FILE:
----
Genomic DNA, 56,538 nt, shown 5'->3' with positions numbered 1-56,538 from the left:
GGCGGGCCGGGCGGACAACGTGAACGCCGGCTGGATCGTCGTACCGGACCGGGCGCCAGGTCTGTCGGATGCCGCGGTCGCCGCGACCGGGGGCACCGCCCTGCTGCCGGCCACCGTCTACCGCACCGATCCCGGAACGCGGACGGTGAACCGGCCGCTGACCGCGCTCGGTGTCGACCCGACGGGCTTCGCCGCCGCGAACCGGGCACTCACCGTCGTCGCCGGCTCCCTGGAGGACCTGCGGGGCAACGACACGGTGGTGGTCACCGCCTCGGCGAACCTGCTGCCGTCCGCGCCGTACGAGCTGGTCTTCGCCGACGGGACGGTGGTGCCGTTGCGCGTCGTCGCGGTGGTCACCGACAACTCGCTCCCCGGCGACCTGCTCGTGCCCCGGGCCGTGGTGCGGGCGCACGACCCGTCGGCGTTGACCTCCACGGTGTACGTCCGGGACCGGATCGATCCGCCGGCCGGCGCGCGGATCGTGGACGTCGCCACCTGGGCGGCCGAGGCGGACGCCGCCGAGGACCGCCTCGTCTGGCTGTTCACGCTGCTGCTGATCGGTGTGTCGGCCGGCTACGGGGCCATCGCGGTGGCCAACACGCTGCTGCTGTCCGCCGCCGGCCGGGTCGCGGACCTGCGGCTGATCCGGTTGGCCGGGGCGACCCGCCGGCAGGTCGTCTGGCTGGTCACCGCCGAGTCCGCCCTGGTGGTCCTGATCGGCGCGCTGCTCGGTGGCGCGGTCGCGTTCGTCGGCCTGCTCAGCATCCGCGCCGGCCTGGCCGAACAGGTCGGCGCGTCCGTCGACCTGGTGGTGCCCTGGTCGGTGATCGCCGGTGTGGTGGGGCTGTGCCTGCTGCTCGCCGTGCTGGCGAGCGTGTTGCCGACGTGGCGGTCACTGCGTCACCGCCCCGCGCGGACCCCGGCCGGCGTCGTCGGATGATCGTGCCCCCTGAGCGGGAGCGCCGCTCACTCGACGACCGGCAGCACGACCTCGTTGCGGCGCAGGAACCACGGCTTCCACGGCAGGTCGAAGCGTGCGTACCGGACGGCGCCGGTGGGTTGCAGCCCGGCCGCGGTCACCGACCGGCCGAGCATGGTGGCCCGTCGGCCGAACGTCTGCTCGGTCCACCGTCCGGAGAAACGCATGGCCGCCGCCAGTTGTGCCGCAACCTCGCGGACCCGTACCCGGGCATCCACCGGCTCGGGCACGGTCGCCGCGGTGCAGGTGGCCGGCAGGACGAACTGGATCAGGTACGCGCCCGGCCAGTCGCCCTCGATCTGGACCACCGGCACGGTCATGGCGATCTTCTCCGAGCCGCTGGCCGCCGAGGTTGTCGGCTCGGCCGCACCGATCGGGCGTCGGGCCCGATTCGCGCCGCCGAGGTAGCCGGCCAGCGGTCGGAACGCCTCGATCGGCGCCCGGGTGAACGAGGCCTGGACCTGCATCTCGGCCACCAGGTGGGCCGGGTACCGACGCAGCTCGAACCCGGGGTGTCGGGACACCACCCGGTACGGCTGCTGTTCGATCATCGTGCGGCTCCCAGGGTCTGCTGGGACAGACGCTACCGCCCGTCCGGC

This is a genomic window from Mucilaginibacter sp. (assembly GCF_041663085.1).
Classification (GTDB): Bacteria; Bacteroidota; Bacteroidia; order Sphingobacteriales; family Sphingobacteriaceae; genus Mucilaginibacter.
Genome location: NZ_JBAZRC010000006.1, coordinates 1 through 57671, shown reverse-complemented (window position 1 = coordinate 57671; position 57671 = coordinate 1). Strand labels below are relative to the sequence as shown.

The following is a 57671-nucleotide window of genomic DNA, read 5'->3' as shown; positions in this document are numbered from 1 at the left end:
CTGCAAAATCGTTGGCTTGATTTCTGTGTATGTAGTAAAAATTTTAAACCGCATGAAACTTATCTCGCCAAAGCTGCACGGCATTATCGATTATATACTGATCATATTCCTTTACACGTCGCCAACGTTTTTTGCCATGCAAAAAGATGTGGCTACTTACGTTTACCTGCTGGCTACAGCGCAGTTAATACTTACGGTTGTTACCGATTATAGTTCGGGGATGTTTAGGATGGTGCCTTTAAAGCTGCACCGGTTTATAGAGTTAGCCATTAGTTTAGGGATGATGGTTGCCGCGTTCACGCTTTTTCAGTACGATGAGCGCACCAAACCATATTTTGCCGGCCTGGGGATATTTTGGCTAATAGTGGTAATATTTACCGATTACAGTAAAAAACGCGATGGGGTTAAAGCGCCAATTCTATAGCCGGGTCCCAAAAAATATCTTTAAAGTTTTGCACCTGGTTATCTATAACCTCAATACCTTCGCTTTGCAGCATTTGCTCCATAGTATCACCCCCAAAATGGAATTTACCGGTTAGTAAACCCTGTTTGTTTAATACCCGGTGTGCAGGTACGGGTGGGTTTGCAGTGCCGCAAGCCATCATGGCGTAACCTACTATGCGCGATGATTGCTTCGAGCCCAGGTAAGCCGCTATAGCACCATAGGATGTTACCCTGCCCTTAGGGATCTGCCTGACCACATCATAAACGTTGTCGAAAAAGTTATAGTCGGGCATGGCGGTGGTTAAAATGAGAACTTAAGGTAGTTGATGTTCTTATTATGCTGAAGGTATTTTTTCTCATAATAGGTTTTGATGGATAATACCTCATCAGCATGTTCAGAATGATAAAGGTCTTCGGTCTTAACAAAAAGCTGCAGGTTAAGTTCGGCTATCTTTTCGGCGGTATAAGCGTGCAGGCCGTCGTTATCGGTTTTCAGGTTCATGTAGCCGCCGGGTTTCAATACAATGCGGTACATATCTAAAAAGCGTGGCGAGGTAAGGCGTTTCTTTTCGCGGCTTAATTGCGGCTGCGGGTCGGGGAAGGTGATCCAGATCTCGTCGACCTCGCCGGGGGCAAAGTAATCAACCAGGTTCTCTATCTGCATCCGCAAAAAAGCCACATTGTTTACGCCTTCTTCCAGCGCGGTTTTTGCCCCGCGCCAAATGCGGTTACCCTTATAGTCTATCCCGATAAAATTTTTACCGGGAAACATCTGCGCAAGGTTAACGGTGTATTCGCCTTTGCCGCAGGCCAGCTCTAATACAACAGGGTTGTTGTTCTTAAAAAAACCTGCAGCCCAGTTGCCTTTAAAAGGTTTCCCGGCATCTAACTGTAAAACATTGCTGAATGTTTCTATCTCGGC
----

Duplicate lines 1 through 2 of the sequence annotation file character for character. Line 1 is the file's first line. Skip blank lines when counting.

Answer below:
Genomic DNA, 56,538 nt, shown 5'->3' with positions numbered 1-56,538 from the left:
GGCGGGCCGGGCGGACAACGTGAACGCCGGCTGGATCGTCGTACCGGACCGGGCGCCAGGTCTGTCGGATGCCGCGGTCGCCGCGACCGGGGGCACCGCCCTGCTGCCGGCCACCGTCTACCGCACCGATCCCGGAACGCGGACGGTGAACCGGCCGCTGACCGCGCTCGGTGTCGACCCGACGGGCTTCGCCGCCGCGAACCGGGCACTCACCGTCGTCGCCGGCTCCCTGGAGGACCTGCGGGGCAACGACACGGTGGTGGTCACCGCCTCGGCGAACCTGCTGCCGTCCGCGCCGTACGAGCTGGTCTTCGCCGACGGGACGGTGGTGCCGTTGCGCGTCGTCGCGGTGGTCACCGACAACTCGCTCCCCGGCGACCTGCTCGTGCCCCGGGCCGTGGTGCGGGCGCACGACCCGTCGGCGTTGACCTCCACGGTGTACGTCCGGGACCGGATCGATCCGCCGGCCGGCGCGCGGATCGTGGACGTCGCCACCTGGGCGGCCGAGGCGGACGCCGCCGAGGACCGCCTCGTCTGGCTGTTCACGCTGCTGCTGATCGGTGTGTCGGCCGGCTACGGGGCCATCGCGGTGGCCAACACGCTGCTGCTGTCCGCCGCCGGCCGGGTCGCGGACCTGCGGCTGATCCGGTTGGCCGGGGCGACCCGCCGGCAGGTCGTCTGGCTGGTCACCGCCGAGTCCGCCCTGGTGGTCCTGATCGGCGCGCTGCTCGGTGGCGCGGTCGCGTTCGTCGGCCTGCTCAGCATCCGCGCCGGCCTGGCCGAACAGGTCGGCGCGTCCGTCGACCTGGTGGTGCCCTGGTCGGTGATCGCCGGTGTGGTGGGGCTGTGCCTGCTGCTCGCCGTGCTGGCGAGCGTGTTGCCGACGTGGCGGTCACTGCGTCACCGCCCCGCGCGGACCCCGGCCGGCGTCGTCGGATGATCGTGCCCCCTGAGCGGGAGCGCCGCTCACTCGACGACCGGCAGCACGACCTCGTTGCGGCGCAGGAACCACGGCTTCCACGGCAGGTCGAAGCGTGCGTACCGGACGGCGCCGGTGGGTTGCAGCCCGGCCGCGGTCACCGACCGGCCGAGCATGGTGGCCCGTCGGCCGAACGTCTGCTCGGTCCACCGTCCGGAGAAACGCATGGCCGCCGCCAGTTGTGCCGCAACCTCGCGGACCCGTACCCGGGCATCCACCGGCTCGGGCACGGTCGCCGCGGTGCAGGTGGCCGGCAGGACGAACTGGATCAGGTACGCGCCCGGCCAGTCGCCCTCGATCTGGACCACCGGCACGGTCATGGCGATCTTCTCCGAGCCGCTGGCCGCCGAGGTTGTCGGCTCGGCCGCACCGATCGGGCGTCGGGCCCGATTCGCGCCGCCGAGGTAGCCGGCCAGCGGTCGGAACGCCTCGATCGGCGCCCGGGTGAACGAGGCCTGGACCTGCATCTCGGCCACCAGGTGGGCCGGGTACCGACGCAGCTCGAACCCGGGGTGTCGGGACACCACCCGGTACGGCTGCTGTTCGATCATCGTGCGGCTCCCAGGGTCTGCTGGGACAGACGCTACCGCCCGTCCGGC